|Keywords:||appearance of impropriety, compensation, County official, recusal, unwarranted privilege|
|Decision By:||Commissioners: Thomas Collins, Johanna Bishop, Miguel Gonzalez, Christopher Simon, Vincent White|
Whether an appearance of impropriety would be created if a member of a County Board accepted paid employment to instruct the employer's customers about the procedures used in appeals before the official's board.
The official may not accept the employment and, if the official decides to volunteer as an instructor without pay, the official must recuse from any matter coming before the Board which involves a current or former student. Acceptance of the proposed employment would create the appearance that the official's Board's impartiality is compromised and that the official is using the status of the County position for private gain.
The requester is a County official who serves on a Land Use Board. The official has been offered the opportunity to instruct about the Board's procedures by a for-profit business involved in presenting continuing education courses to real estate professionals. The official would be financially compensated by the business for performing these duties. The for-profit business does not appear before the Board although its customers may do so.
Code or Prior Opinion:
Ethics Code Provisions
Every County official and employee must consider the ethical rules stated in the New Castle County Code of Conduct. Code Section 2.03.104(A) prohibits conduct which creates an appearance that a County department or board is not impartial. Code Section 2.03.104(D) also forbids an official or employee from using his or her County office to secure unwarranted privileges, private advancement or gain.1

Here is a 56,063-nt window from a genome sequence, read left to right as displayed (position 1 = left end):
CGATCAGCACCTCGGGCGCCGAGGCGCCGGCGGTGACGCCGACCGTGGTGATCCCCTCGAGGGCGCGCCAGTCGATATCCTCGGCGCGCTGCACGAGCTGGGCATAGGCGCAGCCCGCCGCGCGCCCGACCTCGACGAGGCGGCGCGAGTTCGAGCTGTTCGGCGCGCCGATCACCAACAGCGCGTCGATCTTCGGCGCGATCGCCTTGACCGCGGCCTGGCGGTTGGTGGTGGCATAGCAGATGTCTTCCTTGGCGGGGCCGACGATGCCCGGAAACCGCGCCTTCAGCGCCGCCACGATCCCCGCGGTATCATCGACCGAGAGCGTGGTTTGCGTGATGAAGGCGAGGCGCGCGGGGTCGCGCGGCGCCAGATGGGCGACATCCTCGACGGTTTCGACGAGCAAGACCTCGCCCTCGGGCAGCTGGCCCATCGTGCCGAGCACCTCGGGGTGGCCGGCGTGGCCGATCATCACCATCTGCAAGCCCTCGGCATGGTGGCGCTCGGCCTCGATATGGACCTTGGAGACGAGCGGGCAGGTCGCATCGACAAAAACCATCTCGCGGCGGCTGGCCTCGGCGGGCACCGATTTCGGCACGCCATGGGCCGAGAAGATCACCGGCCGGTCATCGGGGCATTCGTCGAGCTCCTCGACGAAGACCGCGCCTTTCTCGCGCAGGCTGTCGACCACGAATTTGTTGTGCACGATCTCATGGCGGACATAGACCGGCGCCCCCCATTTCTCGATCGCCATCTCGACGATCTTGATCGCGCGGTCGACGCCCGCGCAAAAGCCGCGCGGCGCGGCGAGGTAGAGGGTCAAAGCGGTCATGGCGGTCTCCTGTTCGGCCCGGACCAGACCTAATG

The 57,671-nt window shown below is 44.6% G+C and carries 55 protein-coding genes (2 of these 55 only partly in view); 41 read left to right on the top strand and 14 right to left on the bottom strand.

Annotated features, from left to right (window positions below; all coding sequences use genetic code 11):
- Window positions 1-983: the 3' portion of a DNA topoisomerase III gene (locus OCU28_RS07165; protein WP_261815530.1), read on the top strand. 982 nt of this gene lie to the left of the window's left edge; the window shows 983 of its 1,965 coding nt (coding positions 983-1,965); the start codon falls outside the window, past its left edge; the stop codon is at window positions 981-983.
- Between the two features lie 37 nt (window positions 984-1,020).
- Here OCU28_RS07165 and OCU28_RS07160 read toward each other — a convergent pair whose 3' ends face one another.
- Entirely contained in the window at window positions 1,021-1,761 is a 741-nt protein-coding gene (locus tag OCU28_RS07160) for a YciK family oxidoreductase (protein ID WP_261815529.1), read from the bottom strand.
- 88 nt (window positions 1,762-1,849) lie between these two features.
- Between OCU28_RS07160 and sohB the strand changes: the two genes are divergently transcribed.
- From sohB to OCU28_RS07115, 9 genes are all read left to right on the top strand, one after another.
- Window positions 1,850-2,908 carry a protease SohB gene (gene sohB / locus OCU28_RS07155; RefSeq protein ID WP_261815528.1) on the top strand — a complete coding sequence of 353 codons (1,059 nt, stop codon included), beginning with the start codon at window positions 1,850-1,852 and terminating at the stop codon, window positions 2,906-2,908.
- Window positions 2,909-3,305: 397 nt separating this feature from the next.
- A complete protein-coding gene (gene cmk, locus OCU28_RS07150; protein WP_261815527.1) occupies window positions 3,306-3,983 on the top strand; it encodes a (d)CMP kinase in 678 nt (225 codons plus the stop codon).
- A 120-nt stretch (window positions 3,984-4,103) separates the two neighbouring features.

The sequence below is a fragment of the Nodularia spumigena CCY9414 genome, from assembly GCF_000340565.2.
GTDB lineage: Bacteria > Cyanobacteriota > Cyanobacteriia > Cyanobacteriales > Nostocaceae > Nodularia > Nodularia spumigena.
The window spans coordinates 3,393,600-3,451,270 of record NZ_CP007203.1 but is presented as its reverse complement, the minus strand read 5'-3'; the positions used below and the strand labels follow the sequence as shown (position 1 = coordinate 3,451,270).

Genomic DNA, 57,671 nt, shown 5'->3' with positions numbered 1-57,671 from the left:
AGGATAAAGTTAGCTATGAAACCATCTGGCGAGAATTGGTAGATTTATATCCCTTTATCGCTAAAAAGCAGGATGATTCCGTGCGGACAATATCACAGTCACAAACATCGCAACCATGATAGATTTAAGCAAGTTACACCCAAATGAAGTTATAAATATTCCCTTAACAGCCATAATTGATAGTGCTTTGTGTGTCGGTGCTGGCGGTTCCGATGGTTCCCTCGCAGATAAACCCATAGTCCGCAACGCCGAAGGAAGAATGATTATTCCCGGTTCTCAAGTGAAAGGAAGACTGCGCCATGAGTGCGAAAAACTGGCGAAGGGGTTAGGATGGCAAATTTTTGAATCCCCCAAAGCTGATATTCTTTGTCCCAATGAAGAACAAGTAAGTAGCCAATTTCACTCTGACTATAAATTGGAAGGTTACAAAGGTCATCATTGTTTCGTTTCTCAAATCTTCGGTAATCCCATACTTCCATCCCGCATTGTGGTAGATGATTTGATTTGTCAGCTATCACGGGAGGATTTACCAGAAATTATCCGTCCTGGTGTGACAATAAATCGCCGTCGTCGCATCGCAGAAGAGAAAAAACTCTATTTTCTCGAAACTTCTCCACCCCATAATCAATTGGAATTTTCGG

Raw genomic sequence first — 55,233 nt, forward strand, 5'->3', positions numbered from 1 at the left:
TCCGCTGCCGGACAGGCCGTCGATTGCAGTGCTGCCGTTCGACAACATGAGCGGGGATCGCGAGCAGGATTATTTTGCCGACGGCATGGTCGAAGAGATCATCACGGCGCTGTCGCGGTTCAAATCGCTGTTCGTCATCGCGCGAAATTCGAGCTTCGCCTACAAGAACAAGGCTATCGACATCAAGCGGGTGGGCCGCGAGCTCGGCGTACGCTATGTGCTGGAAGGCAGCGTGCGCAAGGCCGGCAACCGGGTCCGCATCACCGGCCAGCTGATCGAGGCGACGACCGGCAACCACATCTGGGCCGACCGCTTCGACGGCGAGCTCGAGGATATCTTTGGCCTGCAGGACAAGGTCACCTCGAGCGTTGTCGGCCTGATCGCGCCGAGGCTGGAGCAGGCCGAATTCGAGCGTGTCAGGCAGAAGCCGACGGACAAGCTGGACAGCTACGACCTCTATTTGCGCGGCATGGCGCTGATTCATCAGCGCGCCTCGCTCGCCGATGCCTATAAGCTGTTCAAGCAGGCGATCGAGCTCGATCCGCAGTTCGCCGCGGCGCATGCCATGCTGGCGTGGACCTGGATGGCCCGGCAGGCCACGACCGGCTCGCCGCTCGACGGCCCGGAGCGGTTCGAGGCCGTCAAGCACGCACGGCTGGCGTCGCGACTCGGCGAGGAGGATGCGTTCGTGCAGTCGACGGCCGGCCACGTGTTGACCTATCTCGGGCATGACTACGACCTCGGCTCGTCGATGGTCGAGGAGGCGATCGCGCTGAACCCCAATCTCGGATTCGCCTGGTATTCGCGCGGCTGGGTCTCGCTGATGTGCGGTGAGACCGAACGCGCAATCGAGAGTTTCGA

An improper appearance is created when a reasonable member of the public "with knowledge of all the relevant circumstances that a reasonable inquiry would disclose, [would hold] a perception that the official's ability to carry out [official duties] with integrity, impartiality and competence is impaired." The standard for judging the creation of such an appearance for judicial public officials has been described in Delaware courts as "conduct [which] would create in reasonable minds, with knowledge of all the relevant circumstances that a reasonable inquiry would disclose, a perception that the official's ability to carry out [official duties] with integrity, impartiality and competence is impaired." In re Williams, 701 A.2d 825, 832 (Del. Super. 1997). In determining the relevant circumstances, the courts advise the Commission to look at the totality of facts. The Commission has long applied this standard to the conduct of County officials and employees.
Prior Advisory Opinions
Two prior advisory opinions issued by the Commission touch upon situations somewhat similar to that presented here. In Advisory Opinion 91-01, the Commission prohibited a County employee from accepting an honorarium for his participation in a trade symposium sponsored by a County vendor because the employee had authority to purchase services for the County from that vendor. In Advisory Opinion 94-02, a County employee was invited to participate in a seminar about a particular legal process which private citizens may initiate before a County agency. The County employee had knowledge and expertise regarding the process and was permitted to accept an honorarium from the company organizing and sponsoring the one time event because the company had no relationship with New Castle County as a vendor or provider of services. The Commission found that the lack of any relationship between the County and the company eliminated the possibility that acceptance of the honorarium would create an appearance of impropriety.